Reading your insurance policy doesn’t have to be like taking an advanced course in Egyptian Hieroglyphics. While the language is purposefully precise and definitely created by lawyers, underwriters, actuaries, etc., with a little bit of Insurance Terms 101, you can gain a good understanding of what the document says.
Of course, it is important to have a good grasp of all your coverages, your auto policy is perhaps the one you are most likely to utilize. Here are a few terms you should be familiar with that will help you understand your policy:
Adjuster – A person who investigates and settles insurance claims.
Binder – A temporary insurance contract that provides proof of coverage until you receive a permanent policy.
Collision coverage – Pays for damage to your car without regard to who caused an accident. The company must pay for the repair or up to the actual cash value of your vehicle, minus your deductible.
Comprehensive coverage (physical damage other than collision) – Pays for damage to or loss of your automobile from causes other than accidents. These include hail, vandalism, flood, fire, and theft.
Liability insurance – Pays for injuries to the other party and damages to the other vehicle resulting from an accident you caused. It also pays if the accident was caused by someone covered by your policy, including a driver operating your car with your permission.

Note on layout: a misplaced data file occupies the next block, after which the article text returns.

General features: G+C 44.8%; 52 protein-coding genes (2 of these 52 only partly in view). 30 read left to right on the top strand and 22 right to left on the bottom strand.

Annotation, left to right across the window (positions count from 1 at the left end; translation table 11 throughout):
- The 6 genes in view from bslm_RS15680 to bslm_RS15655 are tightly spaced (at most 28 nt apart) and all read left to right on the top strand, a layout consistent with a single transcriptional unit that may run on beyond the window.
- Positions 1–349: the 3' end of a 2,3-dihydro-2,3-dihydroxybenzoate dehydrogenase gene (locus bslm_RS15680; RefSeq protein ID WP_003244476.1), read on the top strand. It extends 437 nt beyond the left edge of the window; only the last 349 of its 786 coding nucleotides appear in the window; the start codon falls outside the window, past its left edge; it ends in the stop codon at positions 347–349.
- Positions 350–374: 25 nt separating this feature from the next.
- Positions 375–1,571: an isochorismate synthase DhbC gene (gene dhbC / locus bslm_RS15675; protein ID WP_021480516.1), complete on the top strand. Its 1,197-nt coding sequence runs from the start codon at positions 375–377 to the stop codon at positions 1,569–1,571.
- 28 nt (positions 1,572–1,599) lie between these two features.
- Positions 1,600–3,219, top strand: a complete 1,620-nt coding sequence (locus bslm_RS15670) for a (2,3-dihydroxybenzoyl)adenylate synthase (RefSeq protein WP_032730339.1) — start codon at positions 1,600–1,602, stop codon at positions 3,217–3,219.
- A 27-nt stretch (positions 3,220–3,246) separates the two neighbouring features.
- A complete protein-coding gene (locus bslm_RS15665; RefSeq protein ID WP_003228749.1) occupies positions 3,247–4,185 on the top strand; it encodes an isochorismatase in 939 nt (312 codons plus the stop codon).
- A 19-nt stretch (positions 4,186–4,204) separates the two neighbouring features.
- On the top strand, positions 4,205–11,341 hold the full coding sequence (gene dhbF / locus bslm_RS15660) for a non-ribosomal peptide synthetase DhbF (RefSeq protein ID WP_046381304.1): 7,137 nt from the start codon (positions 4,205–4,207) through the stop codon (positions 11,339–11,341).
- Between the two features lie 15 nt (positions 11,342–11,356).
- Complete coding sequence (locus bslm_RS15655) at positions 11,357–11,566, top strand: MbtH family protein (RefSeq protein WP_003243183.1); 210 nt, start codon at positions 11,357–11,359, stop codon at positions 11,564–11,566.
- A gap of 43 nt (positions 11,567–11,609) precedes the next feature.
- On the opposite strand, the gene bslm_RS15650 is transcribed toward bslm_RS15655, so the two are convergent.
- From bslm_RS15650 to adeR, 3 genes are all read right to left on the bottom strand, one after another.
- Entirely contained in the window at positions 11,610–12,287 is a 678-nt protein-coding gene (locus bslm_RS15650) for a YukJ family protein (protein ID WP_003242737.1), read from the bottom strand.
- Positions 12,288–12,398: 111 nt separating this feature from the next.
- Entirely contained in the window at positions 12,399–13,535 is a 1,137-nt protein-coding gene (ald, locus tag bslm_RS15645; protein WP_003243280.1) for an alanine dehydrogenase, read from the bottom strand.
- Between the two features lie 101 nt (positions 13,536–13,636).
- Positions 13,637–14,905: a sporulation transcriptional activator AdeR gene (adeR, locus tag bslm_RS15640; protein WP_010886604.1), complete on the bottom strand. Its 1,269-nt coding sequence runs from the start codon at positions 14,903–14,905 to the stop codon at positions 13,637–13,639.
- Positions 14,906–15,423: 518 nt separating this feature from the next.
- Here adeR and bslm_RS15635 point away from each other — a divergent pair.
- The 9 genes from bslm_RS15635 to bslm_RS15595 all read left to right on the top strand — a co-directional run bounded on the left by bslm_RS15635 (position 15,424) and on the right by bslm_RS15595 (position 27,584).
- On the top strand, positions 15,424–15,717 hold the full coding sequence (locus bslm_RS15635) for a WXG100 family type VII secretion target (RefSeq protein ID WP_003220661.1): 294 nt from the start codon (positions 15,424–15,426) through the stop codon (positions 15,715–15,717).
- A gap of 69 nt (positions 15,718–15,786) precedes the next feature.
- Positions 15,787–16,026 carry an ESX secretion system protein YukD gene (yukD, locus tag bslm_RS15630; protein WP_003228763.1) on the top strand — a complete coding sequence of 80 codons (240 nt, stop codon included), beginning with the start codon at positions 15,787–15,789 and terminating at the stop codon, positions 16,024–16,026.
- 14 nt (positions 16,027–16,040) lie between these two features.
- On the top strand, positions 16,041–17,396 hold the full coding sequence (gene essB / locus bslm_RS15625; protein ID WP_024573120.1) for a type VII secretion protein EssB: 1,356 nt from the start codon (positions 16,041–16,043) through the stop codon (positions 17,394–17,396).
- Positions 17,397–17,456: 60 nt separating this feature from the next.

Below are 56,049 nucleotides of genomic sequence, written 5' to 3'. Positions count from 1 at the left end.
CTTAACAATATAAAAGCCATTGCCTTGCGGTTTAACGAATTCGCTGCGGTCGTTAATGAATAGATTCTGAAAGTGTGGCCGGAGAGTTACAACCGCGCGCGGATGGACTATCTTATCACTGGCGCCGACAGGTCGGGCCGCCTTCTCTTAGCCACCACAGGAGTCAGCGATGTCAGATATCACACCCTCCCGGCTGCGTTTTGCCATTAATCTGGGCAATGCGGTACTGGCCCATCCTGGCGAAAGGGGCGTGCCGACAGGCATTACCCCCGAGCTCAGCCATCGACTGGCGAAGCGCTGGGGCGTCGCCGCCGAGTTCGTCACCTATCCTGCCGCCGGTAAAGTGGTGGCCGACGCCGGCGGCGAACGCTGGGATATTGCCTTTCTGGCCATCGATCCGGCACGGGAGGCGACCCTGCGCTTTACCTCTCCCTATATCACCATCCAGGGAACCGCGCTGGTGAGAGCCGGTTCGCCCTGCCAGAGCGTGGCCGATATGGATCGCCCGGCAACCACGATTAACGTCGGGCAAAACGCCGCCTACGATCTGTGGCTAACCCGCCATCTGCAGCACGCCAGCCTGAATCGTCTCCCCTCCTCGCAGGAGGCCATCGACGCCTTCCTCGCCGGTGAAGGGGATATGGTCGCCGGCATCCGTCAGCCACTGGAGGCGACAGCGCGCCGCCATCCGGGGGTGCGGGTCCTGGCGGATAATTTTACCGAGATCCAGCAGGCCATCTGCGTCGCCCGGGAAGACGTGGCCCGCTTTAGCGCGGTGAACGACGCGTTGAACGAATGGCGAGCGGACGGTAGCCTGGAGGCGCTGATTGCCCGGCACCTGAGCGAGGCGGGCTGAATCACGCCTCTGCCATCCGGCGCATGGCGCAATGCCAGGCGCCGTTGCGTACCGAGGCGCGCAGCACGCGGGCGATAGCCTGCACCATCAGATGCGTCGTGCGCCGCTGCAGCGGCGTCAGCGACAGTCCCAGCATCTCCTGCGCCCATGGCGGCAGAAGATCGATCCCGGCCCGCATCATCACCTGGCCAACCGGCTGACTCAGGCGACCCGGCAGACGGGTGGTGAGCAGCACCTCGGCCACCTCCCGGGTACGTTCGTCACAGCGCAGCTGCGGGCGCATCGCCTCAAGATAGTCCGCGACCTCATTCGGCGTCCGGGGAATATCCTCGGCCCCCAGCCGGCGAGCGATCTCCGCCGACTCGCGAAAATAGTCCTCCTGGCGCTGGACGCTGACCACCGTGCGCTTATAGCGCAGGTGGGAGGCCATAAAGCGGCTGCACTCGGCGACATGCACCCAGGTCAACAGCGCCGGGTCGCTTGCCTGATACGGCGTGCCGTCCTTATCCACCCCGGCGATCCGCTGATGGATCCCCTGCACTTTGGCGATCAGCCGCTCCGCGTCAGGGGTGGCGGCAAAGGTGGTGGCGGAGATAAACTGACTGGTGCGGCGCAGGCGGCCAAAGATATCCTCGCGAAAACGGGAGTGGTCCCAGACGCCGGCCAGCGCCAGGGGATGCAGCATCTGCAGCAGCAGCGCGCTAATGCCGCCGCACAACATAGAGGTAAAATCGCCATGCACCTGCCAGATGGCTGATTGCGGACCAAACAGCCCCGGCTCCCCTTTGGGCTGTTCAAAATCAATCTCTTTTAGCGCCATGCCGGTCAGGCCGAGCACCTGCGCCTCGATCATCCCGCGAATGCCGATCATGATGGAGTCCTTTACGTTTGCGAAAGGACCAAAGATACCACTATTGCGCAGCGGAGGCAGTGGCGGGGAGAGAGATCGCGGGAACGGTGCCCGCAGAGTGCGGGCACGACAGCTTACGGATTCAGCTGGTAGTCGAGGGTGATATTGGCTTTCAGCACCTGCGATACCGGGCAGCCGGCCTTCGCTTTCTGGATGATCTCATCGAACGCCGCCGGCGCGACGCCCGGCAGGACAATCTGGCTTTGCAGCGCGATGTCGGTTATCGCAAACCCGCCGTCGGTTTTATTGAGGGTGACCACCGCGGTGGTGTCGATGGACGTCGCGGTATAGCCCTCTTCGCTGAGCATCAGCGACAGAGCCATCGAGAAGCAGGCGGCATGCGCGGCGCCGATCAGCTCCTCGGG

Liability limits – The maximum amount your liability policy will pay. Your policy must pay at least $15,000 for each injured person, up to a total of $30,000 per accident, and $5,000 for property damage per accident (unless you have a Low Cost Auto Policy). This basic coverage is called “15/30/5” coverage.
Medical payments and personal injury protection (PIP) – Both pay limited medical and funeral expenses if you, a family member, or a passenger in your car is injured or killed in a motor vehicle accident. PIP also pays lost-income benefits.
Uninsured/underinsured motorist (UM/UIM) coverage – Pays for your injuries and property damage caused by a hit-and-run driver or a motorist without liability insurance. It will also pay when your medical and car repair bills are higher than the other driver´s liability coverage.
Without question, the easiest and most efficient way to understand your coverages is by talking with your insurance professional. They will guide you through what you can count on should you need to file a claim, and what you cannot. Take the time to review all your policies and determine whether or not your current coverage is adequate and whether you may want to increase your protection.